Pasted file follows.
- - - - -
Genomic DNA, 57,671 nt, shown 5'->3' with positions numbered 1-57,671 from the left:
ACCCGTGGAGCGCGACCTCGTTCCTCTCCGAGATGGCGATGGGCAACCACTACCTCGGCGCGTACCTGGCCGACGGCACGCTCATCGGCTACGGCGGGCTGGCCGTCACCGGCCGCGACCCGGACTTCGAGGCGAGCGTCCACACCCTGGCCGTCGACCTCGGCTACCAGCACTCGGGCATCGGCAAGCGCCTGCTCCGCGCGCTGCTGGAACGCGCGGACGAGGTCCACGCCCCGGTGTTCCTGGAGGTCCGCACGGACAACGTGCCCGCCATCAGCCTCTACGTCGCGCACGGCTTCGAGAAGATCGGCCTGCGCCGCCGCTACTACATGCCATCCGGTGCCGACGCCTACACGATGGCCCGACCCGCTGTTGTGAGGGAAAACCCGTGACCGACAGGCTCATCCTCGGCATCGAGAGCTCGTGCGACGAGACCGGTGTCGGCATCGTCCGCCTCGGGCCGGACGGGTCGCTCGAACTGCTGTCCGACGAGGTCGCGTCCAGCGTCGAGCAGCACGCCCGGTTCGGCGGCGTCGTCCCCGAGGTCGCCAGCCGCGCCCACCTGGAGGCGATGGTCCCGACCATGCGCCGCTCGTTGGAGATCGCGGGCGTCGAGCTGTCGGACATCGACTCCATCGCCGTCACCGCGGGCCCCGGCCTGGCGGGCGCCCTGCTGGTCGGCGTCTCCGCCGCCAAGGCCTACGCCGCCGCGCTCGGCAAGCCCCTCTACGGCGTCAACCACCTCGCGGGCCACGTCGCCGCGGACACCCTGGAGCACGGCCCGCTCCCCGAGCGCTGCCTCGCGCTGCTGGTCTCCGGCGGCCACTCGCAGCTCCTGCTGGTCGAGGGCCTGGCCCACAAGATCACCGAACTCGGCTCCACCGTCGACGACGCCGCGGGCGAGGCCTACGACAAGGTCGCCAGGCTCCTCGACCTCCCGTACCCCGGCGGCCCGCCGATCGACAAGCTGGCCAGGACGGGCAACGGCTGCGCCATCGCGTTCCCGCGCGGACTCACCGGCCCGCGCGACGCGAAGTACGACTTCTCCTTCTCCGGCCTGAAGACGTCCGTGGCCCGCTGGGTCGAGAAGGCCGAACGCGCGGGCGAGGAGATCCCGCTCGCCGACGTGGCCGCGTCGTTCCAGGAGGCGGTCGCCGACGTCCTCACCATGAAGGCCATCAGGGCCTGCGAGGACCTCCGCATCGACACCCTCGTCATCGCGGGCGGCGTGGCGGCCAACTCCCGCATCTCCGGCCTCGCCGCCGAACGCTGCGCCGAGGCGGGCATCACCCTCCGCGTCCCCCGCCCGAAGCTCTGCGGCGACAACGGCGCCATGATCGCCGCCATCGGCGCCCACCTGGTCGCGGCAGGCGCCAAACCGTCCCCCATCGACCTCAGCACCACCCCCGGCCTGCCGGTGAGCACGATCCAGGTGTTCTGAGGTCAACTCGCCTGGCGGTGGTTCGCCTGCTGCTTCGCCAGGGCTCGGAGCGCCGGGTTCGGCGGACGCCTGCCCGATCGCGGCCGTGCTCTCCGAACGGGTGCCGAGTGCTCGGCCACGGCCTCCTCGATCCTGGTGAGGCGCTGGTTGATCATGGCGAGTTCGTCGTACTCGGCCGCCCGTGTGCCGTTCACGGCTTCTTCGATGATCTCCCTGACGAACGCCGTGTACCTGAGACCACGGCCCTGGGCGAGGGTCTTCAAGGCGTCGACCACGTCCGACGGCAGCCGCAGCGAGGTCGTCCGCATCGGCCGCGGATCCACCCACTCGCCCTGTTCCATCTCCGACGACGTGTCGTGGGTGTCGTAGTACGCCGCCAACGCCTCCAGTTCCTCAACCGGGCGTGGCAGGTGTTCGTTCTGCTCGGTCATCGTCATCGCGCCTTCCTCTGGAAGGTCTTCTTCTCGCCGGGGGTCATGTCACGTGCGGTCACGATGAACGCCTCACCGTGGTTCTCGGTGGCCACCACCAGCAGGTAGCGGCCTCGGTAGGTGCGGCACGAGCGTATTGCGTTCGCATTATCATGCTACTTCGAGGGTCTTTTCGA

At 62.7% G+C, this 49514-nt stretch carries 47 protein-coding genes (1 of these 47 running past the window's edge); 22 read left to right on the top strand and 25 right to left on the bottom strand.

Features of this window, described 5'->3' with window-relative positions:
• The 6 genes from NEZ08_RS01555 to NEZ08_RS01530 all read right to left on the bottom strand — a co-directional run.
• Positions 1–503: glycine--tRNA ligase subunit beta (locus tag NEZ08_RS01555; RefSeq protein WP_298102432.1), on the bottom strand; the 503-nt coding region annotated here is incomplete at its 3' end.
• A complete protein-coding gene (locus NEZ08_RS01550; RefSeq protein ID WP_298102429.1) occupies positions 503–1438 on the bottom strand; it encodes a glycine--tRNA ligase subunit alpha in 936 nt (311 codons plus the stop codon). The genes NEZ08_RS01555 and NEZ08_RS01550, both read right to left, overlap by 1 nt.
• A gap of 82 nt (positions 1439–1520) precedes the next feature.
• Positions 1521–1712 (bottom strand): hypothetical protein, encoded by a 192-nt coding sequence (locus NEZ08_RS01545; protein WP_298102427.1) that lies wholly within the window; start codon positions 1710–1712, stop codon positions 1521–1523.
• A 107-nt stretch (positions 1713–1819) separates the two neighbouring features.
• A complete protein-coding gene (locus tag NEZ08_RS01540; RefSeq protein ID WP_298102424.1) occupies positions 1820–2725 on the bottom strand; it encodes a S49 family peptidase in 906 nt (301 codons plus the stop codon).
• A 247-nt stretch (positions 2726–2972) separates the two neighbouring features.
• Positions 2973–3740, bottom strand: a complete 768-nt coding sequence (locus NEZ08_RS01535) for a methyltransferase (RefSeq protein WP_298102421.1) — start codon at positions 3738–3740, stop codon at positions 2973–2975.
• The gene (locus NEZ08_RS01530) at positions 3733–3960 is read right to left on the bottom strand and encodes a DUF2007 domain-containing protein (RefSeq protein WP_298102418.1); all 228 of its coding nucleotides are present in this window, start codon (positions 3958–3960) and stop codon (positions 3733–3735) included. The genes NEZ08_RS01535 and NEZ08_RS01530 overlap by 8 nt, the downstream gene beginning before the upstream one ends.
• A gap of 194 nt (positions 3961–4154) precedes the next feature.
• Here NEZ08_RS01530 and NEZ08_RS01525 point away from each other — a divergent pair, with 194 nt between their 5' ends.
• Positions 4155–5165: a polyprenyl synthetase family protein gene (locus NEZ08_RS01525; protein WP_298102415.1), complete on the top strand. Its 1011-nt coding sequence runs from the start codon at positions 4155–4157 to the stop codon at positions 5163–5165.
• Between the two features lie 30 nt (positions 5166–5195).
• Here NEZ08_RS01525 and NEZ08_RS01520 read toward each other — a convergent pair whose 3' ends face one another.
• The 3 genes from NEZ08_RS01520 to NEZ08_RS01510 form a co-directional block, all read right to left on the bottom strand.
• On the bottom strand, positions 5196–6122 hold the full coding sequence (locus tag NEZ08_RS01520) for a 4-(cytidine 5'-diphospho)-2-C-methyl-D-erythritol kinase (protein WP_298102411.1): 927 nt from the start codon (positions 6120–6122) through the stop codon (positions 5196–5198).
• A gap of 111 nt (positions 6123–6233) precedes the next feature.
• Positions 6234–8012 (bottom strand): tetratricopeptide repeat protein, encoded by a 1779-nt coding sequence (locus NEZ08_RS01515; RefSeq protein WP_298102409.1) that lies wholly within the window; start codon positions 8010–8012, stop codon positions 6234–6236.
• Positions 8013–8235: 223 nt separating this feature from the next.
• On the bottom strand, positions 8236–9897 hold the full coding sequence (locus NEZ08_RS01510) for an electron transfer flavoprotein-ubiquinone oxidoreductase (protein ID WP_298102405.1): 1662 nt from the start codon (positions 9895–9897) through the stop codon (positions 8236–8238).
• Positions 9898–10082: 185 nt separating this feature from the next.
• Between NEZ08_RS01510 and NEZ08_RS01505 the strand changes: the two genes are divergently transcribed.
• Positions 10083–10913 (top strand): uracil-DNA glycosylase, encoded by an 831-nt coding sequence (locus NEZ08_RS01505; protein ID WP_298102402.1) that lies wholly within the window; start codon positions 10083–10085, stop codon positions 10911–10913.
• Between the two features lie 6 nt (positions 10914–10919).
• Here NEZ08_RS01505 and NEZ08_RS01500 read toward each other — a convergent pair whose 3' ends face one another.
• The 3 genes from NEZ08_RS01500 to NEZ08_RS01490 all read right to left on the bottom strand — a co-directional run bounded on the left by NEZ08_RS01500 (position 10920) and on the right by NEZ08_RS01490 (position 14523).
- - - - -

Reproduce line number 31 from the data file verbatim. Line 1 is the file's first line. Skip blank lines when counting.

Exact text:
• The 3 genes from NEZ08_RS01500 to NEZ08_RS01490 all read right to left on the bottom strand — a co-directional run bounded on the left by NEZ08_RS01500 (position 10920) and on the right by NEZ08_RS01490 (position 14523).